Sci-fi movies are everywhere now and it’s hard to believe that things were very different in the pre-Star Wars 1970s. The science fiction movies that were made were often dark tales filled with subtexts filled with social commentary. Norman Jewison’s Rollerball is one such film, a biting satire on corporations, starring James Caan as an athlete who decides to go against the system.
Norman Jewison is a director who tackled various genres over his career and he brings an intensity to Rollerball’s world of the future. This is more of a character piece than a slam-bam action film but that’s not to say he doesn’t inject visceral thrills into the Rollerball sequences. He creates an interesting utopian future with a rotten underbelly, the shiny surface hiding a deep dark secret. If William Harrison’s original story Rollerball Murder wasn’t a reflection of Richard Nixon’s administration, then Jewison surely got him to inject these undertones into the screenplay.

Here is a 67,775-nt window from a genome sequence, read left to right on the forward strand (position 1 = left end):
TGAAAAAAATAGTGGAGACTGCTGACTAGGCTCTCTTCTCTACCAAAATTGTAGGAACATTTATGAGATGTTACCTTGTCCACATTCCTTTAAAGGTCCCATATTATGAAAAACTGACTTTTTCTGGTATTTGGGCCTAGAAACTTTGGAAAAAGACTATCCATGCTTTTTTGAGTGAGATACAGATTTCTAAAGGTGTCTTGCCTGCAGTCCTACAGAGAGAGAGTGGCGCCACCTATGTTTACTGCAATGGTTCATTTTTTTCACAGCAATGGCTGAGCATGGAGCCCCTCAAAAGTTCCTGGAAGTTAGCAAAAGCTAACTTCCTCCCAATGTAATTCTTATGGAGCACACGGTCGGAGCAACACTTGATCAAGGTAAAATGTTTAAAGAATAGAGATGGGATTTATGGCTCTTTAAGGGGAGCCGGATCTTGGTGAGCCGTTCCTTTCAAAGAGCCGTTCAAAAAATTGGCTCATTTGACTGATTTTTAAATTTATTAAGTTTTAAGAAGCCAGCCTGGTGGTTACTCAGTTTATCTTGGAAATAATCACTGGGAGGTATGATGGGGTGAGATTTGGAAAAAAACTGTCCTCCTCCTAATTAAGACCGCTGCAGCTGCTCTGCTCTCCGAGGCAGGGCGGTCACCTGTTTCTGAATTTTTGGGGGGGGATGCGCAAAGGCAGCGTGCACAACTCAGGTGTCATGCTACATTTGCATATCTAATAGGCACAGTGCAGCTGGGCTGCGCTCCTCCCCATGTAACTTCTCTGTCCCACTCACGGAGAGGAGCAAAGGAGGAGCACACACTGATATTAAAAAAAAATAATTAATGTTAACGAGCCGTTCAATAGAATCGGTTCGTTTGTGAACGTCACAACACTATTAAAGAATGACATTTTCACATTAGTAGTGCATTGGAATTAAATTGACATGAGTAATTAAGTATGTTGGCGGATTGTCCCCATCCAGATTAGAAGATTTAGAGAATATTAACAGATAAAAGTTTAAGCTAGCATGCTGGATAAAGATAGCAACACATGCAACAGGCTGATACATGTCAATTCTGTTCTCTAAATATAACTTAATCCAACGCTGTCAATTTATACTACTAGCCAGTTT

James Caan was one of the most interesting stars of the 1970s, no easy feat in a decade filled with interesting leading men. He adds a toughness to Jonathan E’s Rollerball champion, a man who isn’t too bright, but has enough sense to soon learn that there’s more than one game being played. His contemplative masculinity adds a layer to the character which would likely be very one-note in this modern era of filmmaking. John McTiernan remade Jewison’s film in 2002, ditching everything that made this 1975 film special. McTiernan knew how to build on Jewison’s The Thomas Crown Affair, making a film that was arguably better than the original but he dropped the ball with updating this science fiction drama.
Rollerball grossed $30 million at the US box office in 1975.